Friday, May 30, 2008

Lamontian Postmodernism

I'm reading with amazement David Sirota's interpretation of Ned Lamont's defeat to Joseph Lieberman in Connecticut's general election to the U.S. Senate in 2006.

Recall that Lamont, the Kos-backed candidate of the hard-left antiwar contingents, failed to upset Lieberman in the November contest. But to Sirota, this was a victory for progressivism:

Recall that two years ago, a little-known businessman named Ned Lamont mounted an anti-war primary challenge to Connecticut's warmongering senator, Joe Lieberman. Lamont's campaign, which I worked for, was controversial. It was just four years after many congressional Democrats voted for the war, and the Washington Post was reporting that Speaker Nancy Pelosi "said that Democrats should not seek a unified position on an exit strategy in Iraq." Though polls showed the public against the conflict, Democratic strategists insisted that opposing the war "could backfire on the party...."

Lamont, though he lost his own general election, showed that representing the public's anti-war sentiment and ignoring Washington's self-appointed gurus wins national elections. And as the current campaign unfolds, the Lamont Lesson is resurfacing.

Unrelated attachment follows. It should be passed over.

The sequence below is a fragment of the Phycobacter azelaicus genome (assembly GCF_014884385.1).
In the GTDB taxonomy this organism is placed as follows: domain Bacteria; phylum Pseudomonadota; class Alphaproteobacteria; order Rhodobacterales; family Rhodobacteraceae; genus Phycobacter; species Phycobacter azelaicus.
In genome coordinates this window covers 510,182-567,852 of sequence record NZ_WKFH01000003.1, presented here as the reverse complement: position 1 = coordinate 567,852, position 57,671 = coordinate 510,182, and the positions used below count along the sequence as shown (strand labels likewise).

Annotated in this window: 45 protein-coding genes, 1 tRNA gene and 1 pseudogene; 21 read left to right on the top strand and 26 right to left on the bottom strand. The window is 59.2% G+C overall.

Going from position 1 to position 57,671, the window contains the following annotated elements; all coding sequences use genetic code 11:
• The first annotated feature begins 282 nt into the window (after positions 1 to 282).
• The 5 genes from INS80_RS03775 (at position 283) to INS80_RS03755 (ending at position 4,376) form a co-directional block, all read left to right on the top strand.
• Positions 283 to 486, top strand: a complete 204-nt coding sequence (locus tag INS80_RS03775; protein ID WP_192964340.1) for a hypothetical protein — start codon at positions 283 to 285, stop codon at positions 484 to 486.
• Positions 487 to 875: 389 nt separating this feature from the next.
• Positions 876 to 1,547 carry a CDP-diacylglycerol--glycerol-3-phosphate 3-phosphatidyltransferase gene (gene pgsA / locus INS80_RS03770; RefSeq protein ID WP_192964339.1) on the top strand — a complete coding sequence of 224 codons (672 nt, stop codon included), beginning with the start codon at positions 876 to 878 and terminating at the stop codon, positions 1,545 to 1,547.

Read that last sentence again: Although Lamont lost his election, he showed that the public's anti-war sentiment wins elections!

Yep, you read that right: Up is down, black is white, hot is cold, according to Sirota's logic. Talk about win for losing!

Certainly the election of many antiwar candidates in 2006 would provide support to the thesis that candidates can win office on the wave of "the public's antiwar sentiment," but Sirota's rewriting history to suggest that Lamont represents the course of change and progress.

If voters didn't like Joseph Lieberman in 2006 they would have thrown him out on his can.

Perhaps 2008 is the year for the Democratic Party's antiwar campaign agenda, and we'll see because we have a whole slate of candidates committed to an immediate end to the war. Here's Sirota on that:

Today's political landscape has not changed from 2006. America still opposes the conflict, and Democrats not only refuse to use their congressional power to cut off war funding, but have opted to insult the public's intelligence. Indeed, at the same time the party is airing ads attacking John McCain for wanting to continue the war, Democrats in Congress are championing a $165 billion military spending bill that indefinitely prolongs the occupation. The party's leaders are not debating strategies to end the war, but "the kind of pro-war Democrat[s] that we ought to be," as Rep. Lincoln Davis, D-Tenn., said a few months ago.

Now, instead of one candidate crashing the party, there are more than 50. That's how many are backing A Responsible Plan to End the War in Iraq. Initially launched by Darcy Burner, a Seattle-area congressional candidate, this plan has been endorsed by the likes of retired Maj. Gen. Paul Eaton, who served in Iraq, and Lawrence Korb, former assistant defense secretary under President Reagan. It supports an immediate withdrawal from Iraq.